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Human Factors Prize for Research from Chemnitz

Psychologists of the TU Chemnitz were awarded from the world’s largest scientific association for human factors/ergonomics professionals for their paper on electric vehicle range stress

  • Madlen Günther (l.), Dr. Thomas Franke and Nadine Rauh show the award. Photo: Lynn Strother
  • Dr. Thomas Franke was invited to present the research at the HFES International Annual Meeting in Los Angeles. Photo: Nadine Rauh

Thomas Franke, Nadine Rauh, Madlen Günther, Maria Trantow, and Josef F. Krems from the Chair of Cognitive and Engineering Psychology of the Technische Universität Chemnitz have received the 2015 “Human Factors Prize” from the Human Factors and Ergonomics Society. They were awarded for their article “Which Factors Can Protect Against Range Stress in Everyday Usage of Battery Electric Vehicles? Toward Enhancing Sustainability of Electric Mobility Systems”. The award comes with a 10,000 dollar cash prize and publication of the paper in the Society’s flagship journal, “Human Factors”. Moreover, Franke was invited to present his work at a special session last week at the HFES International Annual Meeting in Los Angeles.

The winning paper investigates the sustainability challenge of limited range in battery electric vehicles (BEVs) and identifies resilience factors that can protect against occurrences of range stress in everyday BEV usage. In the framework of the e-mobility showcase project „BMW ActiveE Leipzig – long-distance commuters“, a joint project of the BMW Group, TU Chemnitz and Stadtwerke Leipzig, funded by the Federal Ministry for the Environment, Nature Conservation, Building and Nuclear Safety, 72 users leased a BMW ActiveE for three months to test it on their daily commute and beyond. In the framework of the scientific user study it was examined which factors can lead to reduced range in everyday BEV usage. Factors that could be identified are, for example, more practical experience with limited range, a higher tolerance for low range situations, and perceived trustworthiness of the range estimation system. A key message of the paper is that more could be done to enable drivers easily cope with critical range situations without range stress.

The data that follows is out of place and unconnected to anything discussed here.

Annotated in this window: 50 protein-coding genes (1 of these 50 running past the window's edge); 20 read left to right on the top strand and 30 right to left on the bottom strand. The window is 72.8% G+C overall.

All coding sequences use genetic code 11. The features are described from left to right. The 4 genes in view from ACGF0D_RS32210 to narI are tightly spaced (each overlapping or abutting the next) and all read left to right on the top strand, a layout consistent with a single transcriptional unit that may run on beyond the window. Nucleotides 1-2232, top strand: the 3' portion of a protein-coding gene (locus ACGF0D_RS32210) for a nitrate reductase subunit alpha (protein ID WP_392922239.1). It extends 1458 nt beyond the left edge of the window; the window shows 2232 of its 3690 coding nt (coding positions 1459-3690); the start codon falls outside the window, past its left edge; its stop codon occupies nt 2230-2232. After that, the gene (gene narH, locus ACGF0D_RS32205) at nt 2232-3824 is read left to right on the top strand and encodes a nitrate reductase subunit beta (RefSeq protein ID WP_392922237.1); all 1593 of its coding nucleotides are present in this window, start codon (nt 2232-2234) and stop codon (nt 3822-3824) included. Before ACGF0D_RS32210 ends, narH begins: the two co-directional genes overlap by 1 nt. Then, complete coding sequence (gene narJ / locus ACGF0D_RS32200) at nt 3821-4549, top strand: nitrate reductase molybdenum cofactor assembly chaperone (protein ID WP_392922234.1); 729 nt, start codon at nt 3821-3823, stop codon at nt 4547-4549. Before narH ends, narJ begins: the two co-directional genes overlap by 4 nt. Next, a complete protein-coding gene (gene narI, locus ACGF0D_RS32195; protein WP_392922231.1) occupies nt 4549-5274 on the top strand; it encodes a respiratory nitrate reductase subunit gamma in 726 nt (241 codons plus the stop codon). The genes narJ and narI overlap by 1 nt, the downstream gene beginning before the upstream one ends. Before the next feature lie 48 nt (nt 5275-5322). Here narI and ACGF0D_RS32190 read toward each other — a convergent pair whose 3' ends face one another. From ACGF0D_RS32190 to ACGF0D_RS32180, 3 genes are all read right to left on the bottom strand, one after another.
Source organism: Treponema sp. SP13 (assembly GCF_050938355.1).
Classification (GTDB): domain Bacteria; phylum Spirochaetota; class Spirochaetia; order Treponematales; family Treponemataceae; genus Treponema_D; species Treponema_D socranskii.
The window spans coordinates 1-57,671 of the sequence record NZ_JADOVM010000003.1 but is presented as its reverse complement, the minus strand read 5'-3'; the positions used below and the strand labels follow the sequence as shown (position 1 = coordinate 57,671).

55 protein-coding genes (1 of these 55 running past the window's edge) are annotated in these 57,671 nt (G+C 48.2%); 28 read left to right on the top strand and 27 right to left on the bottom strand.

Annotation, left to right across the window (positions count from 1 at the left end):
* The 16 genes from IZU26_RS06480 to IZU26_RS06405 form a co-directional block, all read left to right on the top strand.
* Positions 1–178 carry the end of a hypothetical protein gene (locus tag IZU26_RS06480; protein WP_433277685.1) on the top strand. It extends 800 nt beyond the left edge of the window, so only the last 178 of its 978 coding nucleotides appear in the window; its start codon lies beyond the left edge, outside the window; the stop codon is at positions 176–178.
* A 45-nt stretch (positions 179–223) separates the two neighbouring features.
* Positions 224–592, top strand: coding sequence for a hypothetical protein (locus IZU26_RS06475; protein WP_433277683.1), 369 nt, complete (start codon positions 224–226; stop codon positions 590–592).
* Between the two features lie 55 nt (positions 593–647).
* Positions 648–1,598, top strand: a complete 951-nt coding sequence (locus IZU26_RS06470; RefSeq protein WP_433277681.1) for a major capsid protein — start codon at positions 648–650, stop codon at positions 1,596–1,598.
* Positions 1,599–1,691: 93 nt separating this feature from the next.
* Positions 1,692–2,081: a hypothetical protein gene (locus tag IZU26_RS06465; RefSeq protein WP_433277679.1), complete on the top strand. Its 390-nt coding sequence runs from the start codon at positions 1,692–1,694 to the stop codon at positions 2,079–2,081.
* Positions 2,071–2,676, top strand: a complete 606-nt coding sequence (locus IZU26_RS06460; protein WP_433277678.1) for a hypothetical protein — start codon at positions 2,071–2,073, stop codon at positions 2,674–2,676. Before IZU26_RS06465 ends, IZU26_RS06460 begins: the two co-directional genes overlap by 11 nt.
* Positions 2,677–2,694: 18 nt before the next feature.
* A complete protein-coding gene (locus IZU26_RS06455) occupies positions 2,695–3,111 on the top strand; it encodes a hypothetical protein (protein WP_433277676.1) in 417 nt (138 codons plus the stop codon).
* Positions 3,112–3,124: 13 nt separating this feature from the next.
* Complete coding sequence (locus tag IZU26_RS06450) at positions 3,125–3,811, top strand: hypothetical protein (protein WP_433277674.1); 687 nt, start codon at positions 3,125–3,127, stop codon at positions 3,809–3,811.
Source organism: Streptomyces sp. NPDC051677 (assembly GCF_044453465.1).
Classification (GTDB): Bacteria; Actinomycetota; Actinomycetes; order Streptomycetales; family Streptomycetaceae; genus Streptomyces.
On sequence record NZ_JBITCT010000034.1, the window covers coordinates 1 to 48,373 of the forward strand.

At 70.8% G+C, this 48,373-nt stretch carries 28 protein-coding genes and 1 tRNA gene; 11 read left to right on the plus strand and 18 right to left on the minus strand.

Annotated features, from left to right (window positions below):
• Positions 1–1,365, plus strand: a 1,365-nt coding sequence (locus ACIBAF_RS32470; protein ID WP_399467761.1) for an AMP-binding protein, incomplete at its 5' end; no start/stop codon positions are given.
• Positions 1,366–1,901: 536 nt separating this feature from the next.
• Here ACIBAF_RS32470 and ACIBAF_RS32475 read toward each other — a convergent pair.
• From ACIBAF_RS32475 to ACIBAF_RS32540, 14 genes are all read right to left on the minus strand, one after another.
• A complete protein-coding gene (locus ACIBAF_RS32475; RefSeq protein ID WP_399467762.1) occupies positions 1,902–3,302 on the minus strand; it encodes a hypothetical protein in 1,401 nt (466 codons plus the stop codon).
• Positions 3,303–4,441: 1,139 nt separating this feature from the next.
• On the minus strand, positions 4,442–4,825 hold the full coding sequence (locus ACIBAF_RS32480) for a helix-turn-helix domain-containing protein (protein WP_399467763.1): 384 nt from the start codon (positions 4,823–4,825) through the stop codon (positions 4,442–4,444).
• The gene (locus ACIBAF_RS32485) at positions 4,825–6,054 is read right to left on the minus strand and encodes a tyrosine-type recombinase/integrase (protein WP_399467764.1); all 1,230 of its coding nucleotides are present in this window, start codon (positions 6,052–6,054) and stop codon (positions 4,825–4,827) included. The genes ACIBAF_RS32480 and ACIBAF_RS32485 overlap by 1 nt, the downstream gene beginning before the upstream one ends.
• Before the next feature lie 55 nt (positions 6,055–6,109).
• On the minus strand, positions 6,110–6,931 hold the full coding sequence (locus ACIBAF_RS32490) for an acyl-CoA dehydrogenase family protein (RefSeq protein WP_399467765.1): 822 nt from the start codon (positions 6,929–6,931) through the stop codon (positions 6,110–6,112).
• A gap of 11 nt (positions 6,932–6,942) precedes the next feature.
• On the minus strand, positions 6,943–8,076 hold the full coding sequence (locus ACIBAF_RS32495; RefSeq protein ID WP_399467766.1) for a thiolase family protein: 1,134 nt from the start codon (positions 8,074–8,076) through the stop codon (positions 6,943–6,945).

“It is a great honor and tremendous delight that our paper has won this year’s Human Factors Prize, and I want to thank everyone who made this success possible,” says Franke. “We strongly believe that user-centered design has enormous potential to address future sustainability challenges, and that a thorough and theory-driven understanding of user interaction with low resource systems is necessary. Engineering psychology has many fruitful answers to the sustainability challenges we face.”

In keeping with the 2015 Human Factors Prize topic of sustainability/resilience, submissions focused on human factors/ergonomics research that addresses the long-term preservation of vital global resources with the goal of reducing consumption to protect the needs of future generations. Submissions to the competition were judged on the importance of the implications for sustainability/resilience, originality of the research, contribution to the HF/E knowledge base, and soundness of the methodology. The Human Factors and Ergonomics Society is the world’s largest scientific association for human factors/ergonomics professionals, with more than 4,800 members globally. HFES members include psychologists and other scientists, designers, and engineers.

The paper can be accessed here: https://www.tu-chemnitz.de/hsw/psychologie/professuren/allpsy1/pdf/HFPrizePaper.pdf

(Text adapted from press release of Human Factors and Ergonomics Society, see https://www.hfes.org/web/DetailNews.aspx?id=386)

Katharina Thehos

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